Background: Home care workers (HCWs) - including home health aides, personal care aides, and other direct care workers - provide functional and other essential support that allows older, disabled, and seriously ill people to live at home. As a growing number of patients are aging and dying at home, HCWs are increasingly providing care at the end of life (EOL). Although prior qualitative studies have shown that patient death is an impactful and challenging experience for HCWs, the majority of HCWs receive almost no training on EOL issues. Objective: The goal of this scoping review is to identify intervention studies describing training of HCWs in EOL issues to map types of training and to assess the degree to which existing efforts address HCW health and well-being. Design: Our scoping review covered three databases and focused on articles published in English since 2000. Results: Of the 393 articles screened, 26 underwent full-text review and 6 met inclusion criteria. Only one article discussed training designed for and implemented with HCWs exclusively. Other trainings simultaneously targeted multiple kinds of workers. Supporting HCWs in reducing their stress and improving their coping skills was substantially addressed in only one article, although HCWs' emotional needs were addressed less centrally in several others. Conclusion: Our findings suggest that there is a paucity of EOL training interventions tailored specifically to the experiences and positioning of HCWs. We recommend that future intervention studies address the multiple facets of HCWs' stress related to patient death to improve EOL care in the home.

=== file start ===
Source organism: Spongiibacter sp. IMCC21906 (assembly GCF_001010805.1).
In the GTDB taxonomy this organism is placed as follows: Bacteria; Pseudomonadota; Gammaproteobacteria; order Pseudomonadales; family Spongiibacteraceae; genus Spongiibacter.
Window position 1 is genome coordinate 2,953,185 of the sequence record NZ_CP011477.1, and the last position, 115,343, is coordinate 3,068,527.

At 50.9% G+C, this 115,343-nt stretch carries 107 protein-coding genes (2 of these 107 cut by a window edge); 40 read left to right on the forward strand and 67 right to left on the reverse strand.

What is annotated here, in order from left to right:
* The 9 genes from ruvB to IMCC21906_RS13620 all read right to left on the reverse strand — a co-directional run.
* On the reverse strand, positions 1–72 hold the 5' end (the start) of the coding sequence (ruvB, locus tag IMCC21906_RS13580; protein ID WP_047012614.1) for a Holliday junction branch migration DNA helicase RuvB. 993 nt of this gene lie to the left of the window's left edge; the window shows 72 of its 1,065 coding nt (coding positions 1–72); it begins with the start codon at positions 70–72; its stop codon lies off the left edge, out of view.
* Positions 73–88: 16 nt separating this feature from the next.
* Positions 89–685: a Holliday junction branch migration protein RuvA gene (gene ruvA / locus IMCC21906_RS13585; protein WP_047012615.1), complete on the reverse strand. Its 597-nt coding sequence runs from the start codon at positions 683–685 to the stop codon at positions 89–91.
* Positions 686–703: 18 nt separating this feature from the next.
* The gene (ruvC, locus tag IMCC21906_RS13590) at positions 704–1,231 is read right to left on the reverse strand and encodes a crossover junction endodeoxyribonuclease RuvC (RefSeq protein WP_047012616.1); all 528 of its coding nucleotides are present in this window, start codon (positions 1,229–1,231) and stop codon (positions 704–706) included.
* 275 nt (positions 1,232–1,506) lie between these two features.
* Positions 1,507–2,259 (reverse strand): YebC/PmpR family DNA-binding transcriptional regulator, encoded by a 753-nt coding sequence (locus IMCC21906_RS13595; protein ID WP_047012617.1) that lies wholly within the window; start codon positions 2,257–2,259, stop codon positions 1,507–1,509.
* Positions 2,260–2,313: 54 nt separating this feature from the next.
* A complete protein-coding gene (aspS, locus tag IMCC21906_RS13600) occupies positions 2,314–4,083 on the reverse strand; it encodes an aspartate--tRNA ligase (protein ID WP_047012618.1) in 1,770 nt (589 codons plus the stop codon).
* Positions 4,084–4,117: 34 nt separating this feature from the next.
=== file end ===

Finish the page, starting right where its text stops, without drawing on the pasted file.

|Number of pages||7|
|Journal||Journal of Palliative Medicine|
|State||Published - 1 Sep 2020|
- EOL training
- home care workers
- scoping review
- work stress